To say this does not make an idol of the free market economic system nor does it make one a worshipper of the system. To say this is simply to state what is true. I speak not as one who has spent years studing economic systems but as one who has actively participated in the free market system, who has by experience both bitter and sweet learned how to manage with some success within what is a constantly changing business environment. Based on that experience I think a better more equitable system by which people can exchange value and build wealth does not exist. If such a system could be offered, I for one would be glad to know of it. Sincerely. OOM.

At 4/16/2007 10:10 PM, Blogger Steve Hayes said...

There is another interesting post about this here.

I suppose the key question to ask OOM, is whether you are a Christian, and whether you can justify this from a Christian viewpoint.

At 4/17/2007 6:08 PM, Anonymous OneOfMany said...

Interesting. Throughout the course of this discussion I had not thought to question anyone's commitment to Christ. Because I see things differently, it would appear that my commitment to Christ is in the eyes of some suspect. That is an opinion to which they are of course entirely welcome. I am comfortable leaving judgement in this matter to God for He understands our thoughts and intentions far better even than we ourselves.

As regards the economic view to which I hold and with which others take issue, I could wish that reality were otherwise. Actually I do wish it were otherwise. Regrettably to pretend otherwise would require a suspension of reality that is beyond reason and experience.

As regards any justification of my economic view and how it applies to the issue of those who struggle with hard living and doing without, that is a subject that I learned not by observing others or reading about it in a journal or by sharing in a panel discussion. I learned that subject by hard living and doing without. I learned it during childhood. I learned it while a student first in college and later in seminary. I learned it as a husband and father. I learned it by first hand black and blue experience. I can show you my callouses and scars for I’ve done a lot of jobs that were not glamorous just simply hard and difficult, jobs that will never be featured on “Dirty Jobs.”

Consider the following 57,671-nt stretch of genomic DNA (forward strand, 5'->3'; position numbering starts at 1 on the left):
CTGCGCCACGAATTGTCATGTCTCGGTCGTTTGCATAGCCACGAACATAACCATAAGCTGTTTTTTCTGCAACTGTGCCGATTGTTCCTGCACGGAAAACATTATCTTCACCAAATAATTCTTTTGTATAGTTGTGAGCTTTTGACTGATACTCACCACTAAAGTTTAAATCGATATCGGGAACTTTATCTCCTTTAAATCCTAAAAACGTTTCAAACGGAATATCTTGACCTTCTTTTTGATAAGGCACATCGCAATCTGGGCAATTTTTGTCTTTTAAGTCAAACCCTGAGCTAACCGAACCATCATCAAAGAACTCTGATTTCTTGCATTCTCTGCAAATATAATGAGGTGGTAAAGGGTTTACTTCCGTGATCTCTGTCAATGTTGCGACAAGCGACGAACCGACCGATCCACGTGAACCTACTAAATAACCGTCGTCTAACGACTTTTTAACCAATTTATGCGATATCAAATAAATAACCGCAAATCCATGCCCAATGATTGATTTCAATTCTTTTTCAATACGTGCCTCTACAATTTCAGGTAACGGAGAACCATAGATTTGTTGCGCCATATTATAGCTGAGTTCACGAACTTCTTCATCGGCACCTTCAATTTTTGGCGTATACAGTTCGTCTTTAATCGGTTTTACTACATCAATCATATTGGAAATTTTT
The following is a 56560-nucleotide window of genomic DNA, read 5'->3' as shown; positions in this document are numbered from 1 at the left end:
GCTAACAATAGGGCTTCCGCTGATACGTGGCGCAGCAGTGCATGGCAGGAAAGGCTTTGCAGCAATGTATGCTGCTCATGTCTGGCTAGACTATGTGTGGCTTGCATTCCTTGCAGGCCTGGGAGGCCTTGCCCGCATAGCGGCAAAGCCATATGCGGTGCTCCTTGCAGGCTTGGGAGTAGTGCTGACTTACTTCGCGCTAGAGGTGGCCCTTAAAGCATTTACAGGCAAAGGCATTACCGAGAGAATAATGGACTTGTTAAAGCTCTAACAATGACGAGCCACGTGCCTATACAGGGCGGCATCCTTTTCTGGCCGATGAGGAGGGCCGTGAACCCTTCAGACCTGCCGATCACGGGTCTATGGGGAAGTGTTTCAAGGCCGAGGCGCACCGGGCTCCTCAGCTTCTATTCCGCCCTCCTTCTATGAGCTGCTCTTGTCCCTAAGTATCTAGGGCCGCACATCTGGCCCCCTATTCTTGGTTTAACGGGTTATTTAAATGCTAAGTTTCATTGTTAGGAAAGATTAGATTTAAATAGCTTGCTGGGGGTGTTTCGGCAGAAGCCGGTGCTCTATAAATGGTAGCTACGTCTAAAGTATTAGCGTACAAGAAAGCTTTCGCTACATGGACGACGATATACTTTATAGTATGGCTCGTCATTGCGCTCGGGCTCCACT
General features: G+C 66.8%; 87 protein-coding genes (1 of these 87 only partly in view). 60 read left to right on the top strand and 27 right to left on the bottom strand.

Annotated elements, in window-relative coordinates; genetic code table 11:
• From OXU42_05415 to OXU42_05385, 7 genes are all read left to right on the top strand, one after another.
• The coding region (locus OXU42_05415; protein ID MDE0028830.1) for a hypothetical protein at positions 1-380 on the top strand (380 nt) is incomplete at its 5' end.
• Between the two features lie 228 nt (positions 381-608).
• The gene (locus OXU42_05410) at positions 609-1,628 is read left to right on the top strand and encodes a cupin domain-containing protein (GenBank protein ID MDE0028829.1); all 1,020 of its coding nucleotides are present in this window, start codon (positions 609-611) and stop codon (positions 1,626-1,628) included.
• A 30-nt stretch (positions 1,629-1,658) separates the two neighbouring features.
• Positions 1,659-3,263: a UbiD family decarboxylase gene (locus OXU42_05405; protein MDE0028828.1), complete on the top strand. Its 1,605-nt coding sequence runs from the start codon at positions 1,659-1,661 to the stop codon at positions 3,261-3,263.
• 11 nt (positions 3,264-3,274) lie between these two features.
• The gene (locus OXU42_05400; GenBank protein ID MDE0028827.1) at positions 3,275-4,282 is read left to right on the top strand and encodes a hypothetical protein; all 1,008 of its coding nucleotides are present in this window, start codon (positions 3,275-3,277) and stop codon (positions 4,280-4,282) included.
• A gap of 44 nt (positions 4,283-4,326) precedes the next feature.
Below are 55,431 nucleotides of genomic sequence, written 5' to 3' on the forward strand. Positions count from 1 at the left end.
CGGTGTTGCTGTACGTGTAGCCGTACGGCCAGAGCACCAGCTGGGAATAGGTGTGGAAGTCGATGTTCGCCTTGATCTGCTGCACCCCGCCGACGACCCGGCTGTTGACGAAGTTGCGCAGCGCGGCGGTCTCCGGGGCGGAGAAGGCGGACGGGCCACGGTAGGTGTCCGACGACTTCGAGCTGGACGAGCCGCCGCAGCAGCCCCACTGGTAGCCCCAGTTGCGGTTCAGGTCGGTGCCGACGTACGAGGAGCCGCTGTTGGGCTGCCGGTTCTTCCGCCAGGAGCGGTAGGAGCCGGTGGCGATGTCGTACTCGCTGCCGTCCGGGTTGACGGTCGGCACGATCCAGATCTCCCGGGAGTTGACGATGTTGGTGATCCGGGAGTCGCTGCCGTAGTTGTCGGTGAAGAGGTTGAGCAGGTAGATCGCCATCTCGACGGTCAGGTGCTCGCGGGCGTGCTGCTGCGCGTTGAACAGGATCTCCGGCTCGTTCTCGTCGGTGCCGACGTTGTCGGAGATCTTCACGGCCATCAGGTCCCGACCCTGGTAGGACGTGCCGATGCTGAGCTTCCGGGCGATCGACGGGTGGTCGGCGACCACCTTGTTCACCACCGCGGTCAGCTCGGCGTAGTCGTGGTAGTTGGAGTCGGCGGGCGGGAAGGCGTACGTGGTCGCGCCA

As regards hard living and doing without, I’ve never forgotten what it was like to have someone bring boxes of food to my home because they knew we didn’t have much. I’ve never forgotten a fellow pastor’s church taking up a love offering for us and buying my little girls heavy coats and hats because some of the ladies in the Sunday School knew my daughters didn't have proper clothing. I’ve never forgotten coming to church one Sunday to lead services and find that the members had collected food for us because they knew they weren’t pay enough for us to make ends meet. The humiliation and shame despair were crushing.

As regards hard living and doing without, that is a subject that I’ve tried to do something about by visiting with and spending time with and working with and helping poor people, hard living people, blue collar not well educated working class independent proud teeter tottering on the edge of economic crisis don’t want no handouts people who will not listen to you, to whom you have no right to speak until you have earned the right to speak to them by actually caring and trying to do something constructive to help them.

When it comes not to superficially but substantively helping vulnerable men and women get off the edge of uncertainty and find some stability and joy in life, it is our obligation in Christ by every means available to meet their needs and to help them meet their needs. Our first principle concern must be to tell them of Christ as Savior and Lord, to encourage and help each person to come to a point where they can feel comfortable placing their faith and trust in Him. It is our obligation in Christ to offer every help we can. That means feeding and clothing and shelter. It is our obligation to help and encourage those who are struggling that they might come to a point where they can take responsibility for themselves and their families. That means helping them find training and jobs so that they can take care of themselves and their children. There is more that could be said. Maybe the forgoing has not been well said. But it is a start. Sincerely. OOM

At 6/01/2007 3:07 PM, Blogger Christine said...

Interesting discussion. I was wondering if you have read Ched Myers booklet on Sabbath Economics? I think he has some interesting and very challenging things to say about a Biblical view of economics that is very pertinent to this conversation